I also think the Saints would be a great fit. They’re already built around a quarterback of Baker’s size and style, and Sean Payton knows how to handle a quarterback. Not to mention Baker would have the added bonus of learning from Brees on and off the field.
NFL brains, NFL arm.
I’m not talking about upside. I’m talking about right now, today.
Josh Rosen has both.
Just look at this play against Memphis last year:
Looks great, right? He throws an accurate ball, on a rope, right between two defenders to take the lead in a shootout on the road. There are so many things I love about this play by Josh Rosen.
But the two things I really want to focus on happen before he throws the ball.
This play is basically an all-go. The two outside receivers run go routes, the tight end comes across the field on a seam toward the numbers and the inside receiver at the bottom of the screen runs up the seam a couple of yards outside the hash. Rosen’s key is the safety. Now, a lot of times on a play like this, the ball is delivered late because the quarterback has to wait for the safety to commit before making a decision. So there’s usually an extra hitch in his step to buy that extra split second before committing and delivering the ball.
But with Rosen, there’s no hitch. No wasted time, no wasted motion. He takes the snap, keeps perfect rhythm throughout and throws a dart down the seam.
What I love about that is his ability to read the defense, his urgency in the pocket and his trust in what he saw. I love the decisiveness. That’s the mark of a guy who’s ready for the next level.
I could go on all day with plays just like this one, where Josh Rosen just looks like an NFL quarterback. I mean, sometimes, when you see the real thing, you just know. When I watch Josh Rosen, I know he’s the real thing.
I’ve heard a lot of people question whether or not he loves the game of football. I don’t question that for a second. If you think this guy doesn’t love football, go watch the game he played against Texas A&M, where he basically got knocked on his butt the entire game — he was pressured on nearly half his dropbacks and was hit on 25% of them.
And every time he got whacked, he got up.
Not because somebody told him to, but because that’s what he’s supposed to do.
That’s what he does.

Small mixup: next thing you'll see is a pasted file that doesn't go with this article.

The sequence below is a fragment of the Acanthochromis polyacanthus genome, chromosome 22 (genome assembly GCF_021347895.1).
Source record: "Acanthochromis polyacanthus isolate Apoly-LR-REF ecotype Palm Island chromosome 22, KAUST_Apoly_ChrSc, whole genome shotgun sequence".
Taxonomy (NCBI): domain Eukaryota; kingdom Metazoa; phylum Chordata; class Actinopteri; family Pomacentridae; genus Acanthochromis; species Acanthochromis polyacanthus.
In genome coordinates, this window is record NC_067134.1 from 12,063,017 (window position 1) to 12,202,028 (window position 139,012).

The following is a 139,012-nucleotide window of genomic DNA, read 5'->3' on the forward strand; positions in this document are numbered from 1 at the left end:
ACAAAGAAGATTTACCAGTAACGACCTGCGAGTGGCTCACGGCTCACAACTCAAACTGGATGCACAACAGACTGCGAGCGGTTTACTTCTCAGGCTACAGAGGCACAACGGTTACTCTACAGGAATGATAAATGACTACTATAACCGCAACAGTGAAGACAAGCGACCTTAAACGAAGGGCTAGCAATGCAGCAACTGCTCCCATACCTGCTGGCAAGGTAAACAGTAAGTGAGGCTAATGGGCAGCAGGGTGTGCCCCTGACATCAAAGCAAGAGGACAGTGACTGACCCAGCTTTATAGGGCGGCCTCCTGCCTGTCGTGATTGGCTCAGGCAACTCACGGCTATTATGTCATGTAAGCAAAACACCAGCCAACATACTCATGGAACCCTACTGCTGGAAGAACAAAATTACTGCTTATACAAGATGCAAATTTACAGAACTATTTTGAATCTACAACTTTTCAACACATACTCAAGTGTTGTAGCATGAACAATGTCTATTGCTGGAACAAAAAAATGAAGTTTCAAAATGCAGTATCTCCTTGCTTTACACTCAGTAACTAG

Then he led his team back from a 34-point deficit late in the third quarter, and he had the stones to fake a spike with under a minute left in the game and deliver a perfect touch pass to the corner of the end zone for a game-tying touchdown.
Gimme a guy like that any day of the week.
Pro Comparison: I see a lot of Matt Ryan in Josh Rosen. Both play with fantastic rhythm in the pocket and are very bright. They also both have a little ego to them, which is a good thing.
Best Fit: Josh Rosen has never had the opportunity to learn from somebody in front of him. He was the man in high school. He was the man at UCLA. That’s why the New York Giants are probably the best possible fit for him. He could learn from Eli Manning what it takes to handle the good and the bad, on and off the field, in a place like New York. And Eli has probably handled New York better than anybody, besides maybe Derek Jeter.
Josh Rosen is ready to play in the NFL now. I just think he needs to learn how to conduct himself as an NFL quarterback.
He would learn that from somebody like Eli.
If I’m a general manager and I’m going to take a quarterback at No. 1, he needs to be a guy who changes the game for me every week. He has to have traits that I can’t coach.
Sam Darnold is that guy.
There are three specific things I can pinpoint that I really love about Sam Darnold. The first is that he possesses something I like to call “magical sloppiness.” Think Ben Roethlisberger, or Tony Romo — guys who can throw accurately even when the play breaks down and they can’t set their feet, or they’re flushed out of the pocket, or when it just looks ugly … but it still works, you know? Those plays where the coach is on the sideline like, “No, no, no, no, no, no …………… YESSSS!!!”
It’s really the ability to take a play when the defense does everything right — they sniff out your play and defend it perfectly — and you, as a quarterback, still find a way to win that play.
There is a great example of this from USC’s game against Texas last year. Here’s what the play looked like at the snap:
Sam Darnold is going to fake a quick little one-step hitch to number 21, highlighted at the bottom of the screen. That’s designed to draw those three Texas defenders up and allow Darnold to hit either the tight end up the sideline or the wide receiver up the seam.
But Texas stays back and doesn’t bite on the fake. They play it perfectly, and all of Darnold’s options are covered.
So he gets magically sloppy.
He gets flushed out of the pocket, his footwork gets a little messy and he gets reckless with ball security.
But then he steps up and throws a perfect ball on the run for a touchdown.
This ability to take a broken play, improvise and turn it into something positive — his magical sloppiness — is the first thing I love about Sam Darnold. And it’s probably the thing I love most. You just can’t teach it.
The second thing I love about Darnold is his ability to judge angles and the speed at which different guys run routes. That combination is essential to a quarterback’s ability to anticipate and throw into tight windows, and coaches don’t have drills for that. You either have that or you don’t.
The third thing I love about Sam Darnold is his ability to be accurate with bad feet. I alluded to this earlier, but a lot of guys need to have perfect feet to be accurate. I was one of them. I could throw dimes when my feet were perfect. Most guys can.
The problem is, in an NFL pocket, more often than not, your feet aren’t going to be perfect. So if you can be accurate with bad feet, it gives you a tremendous advantage against a good pass rush.
It’s just another uncoachable trait that Sam Darnold has. And that’s why in this draft, if I were a general manager, I’d be fighting to get him.
Pro Comparison: Ben Roethlisberger and Tony Romo — the other “magically sloppy” quarterbacks.
Best Fit: The Browns would be crazy not to take this guy No. 1.
Thanks for reading.
For more draft breakdown, follow me on Twitter @danorlovsky7.
I still think end zones ?.